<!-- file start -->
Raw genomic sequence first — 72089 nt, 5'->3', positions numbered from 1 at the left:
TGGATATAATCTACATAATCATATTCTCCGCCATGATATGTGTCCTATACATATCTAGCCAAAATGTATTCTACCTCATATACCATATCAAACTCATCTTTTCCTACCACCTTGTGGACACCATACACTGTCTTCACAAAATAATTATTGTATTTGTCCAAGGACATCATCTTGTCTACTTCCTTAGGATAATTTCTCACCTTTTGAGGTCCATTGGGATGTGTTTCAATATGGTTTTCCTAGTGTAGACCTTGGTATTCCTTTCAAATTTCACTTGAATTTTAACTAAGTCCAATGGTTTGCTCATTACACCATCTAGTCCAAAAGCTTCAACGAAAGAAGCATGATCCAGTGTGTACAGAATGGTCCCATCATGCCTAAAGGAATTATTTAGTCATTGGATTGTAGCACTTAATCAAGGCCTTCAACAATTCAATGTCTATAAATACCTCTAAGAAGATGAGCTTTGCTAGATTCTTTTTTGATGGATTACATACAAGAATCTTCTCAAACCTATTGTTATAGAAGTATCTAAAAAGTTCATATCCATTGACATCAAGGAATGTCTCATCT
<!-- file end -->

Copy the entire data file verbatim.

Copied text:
Raw genomic sequence first — 72089 nt, 5'->3', positions numbered from 1 at the left:
TGGATATAATCTACATAATCATATTCTCCGCCATGATATGTGTCCTATACATATCTAGCCAAAATGTATTCTACCTCATATACCATATCAAACTCATCTTTTCCTACCACCTTGTGGACACCATACACTGTCTTCACAAAATAATTATTGTATTTGTCCAAGGACATCATCTTGTCTACTTCCTTAGGATAATTTCTCACCTTTTGAGGTCCATTGGGATGTGTTTCAATATGGTTTTCCTAGTGTAGACCTTGGTATTCCTTTCAAATTTCACTTGAATTTTAACTAAGTCCAATGGTTTGCTCATTACACCATCTAGTCCAAAAGCTTCAACGAAAGAAGCATGATCCAGTGTGTACAGAATGGTCCCATCATGCCTAAAGGAATTATTTAGTCATTGGATTGTAGCACTTAATCAAGGCCTTCAACAATTCAATGTCTATAAATACCTCTAAGAAGATGAGCTTTGCTAGATTCTTTTTTGATGGATTACATACAAGAATCTTCTCAAACCTATTGTTATAGAAGTATCTAAAAAGTTCATATCCATTGACATCAAGGAATGTCTCATCT